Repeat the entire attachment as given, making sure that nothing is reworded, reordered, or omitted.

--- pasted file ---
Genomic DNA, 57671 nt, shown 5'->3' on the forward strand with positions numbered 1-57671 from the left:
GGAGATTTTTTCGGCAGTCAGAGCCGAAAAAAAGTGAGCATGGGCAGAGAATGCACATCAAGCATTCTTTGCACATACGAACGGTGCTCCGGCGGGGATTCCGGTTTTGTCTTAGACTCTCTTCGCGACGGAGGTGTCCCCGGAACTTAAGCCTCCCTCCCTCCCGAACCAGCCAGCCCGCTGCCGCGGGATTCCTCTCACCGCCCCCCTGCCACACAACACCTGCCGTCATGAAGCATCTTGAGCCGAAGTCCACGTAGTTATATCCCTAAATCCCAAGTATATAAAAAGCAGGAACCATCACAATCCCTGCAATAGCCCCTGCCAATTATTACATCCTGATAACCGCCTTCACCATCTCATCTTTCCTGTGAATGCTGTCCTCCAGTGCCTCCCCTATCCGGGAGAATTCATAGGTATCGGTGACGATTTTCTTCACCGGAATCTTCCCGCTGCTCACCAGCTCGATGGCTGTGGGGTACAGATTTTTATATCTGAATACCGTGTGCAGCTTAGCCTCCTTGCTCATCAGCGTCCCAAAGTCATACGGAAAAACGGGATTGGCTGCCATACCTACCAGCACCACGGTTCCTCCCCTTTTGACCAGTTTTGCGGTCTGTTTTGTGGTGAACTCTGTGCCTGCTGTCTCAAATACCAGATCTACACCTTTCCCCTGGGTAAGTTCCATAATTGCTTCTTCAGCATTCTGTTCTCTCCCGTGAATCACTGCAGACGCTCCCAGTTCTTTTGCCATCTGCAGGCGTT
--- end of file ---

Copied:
Genomic DNA, 57671 nt, shown 5'->3' on the forward strand with positions numbered 1-57671 from the left:
GGAGATTTTTTCGGCAGTCAGAGCCGAAAAAAAGTGAGCATGGGCAGAGAATGCACATCAAGCATTCTTTGCACATACGAACGGTGCTCCGGCGGGGATTCCGGTTTTGTCTTAGACTCTCTTCGCGACGGAGGTGTCCCCGGAACTTAAGCCTCCCTCCCTCCCGAACCAGCCAGCCCGCTGCCGCGGGATTCCTCTCACCGCCCCCCTGCCACACAACACCTGCCGTCATGAAGCATCTTGAGCCGAAGTCCACGTAGTTATATCCCTAAATCCCAAGTATATAAAAAGCAGGAACCATCACAATCCCTGCAATAGCCCCTGCCAATTATTACATCCTGATAACCGCCTTCACCATCTCATCTTTCCTGTGAATGCTGTCCTCCAGTGCCTCCCCTATCCGGGAGAATTCATAGGTATCGGTGACGATTTTCTTCACCGGAATCTTCCCGCTGCTCACCAGCTCGATGGCTGTGGGGTACAGATTTTTATATCTGAATACCGTGTGCAGCTTAGCCTCCTTGCTCATCAGCGTCCCAAAGTCATACGGAAAAACGGGATTGGCTGCCATACCTACCAGCACCACGGTTCCTCCCCTTTTGACCAGTTTTGCGGTCTGTTTTGTGGTGAACTCTGTGCCTGCTGTCTCAAATACCAGATCTACACCTTTCCCCTGGGTAAGTTCCATAATTGCTTCTTCAGCATTCTGTTCTCTCCCGTGAATCACTGCAGACGCTCCCAGTTCTTTTGCCATCTGCAGGCGTT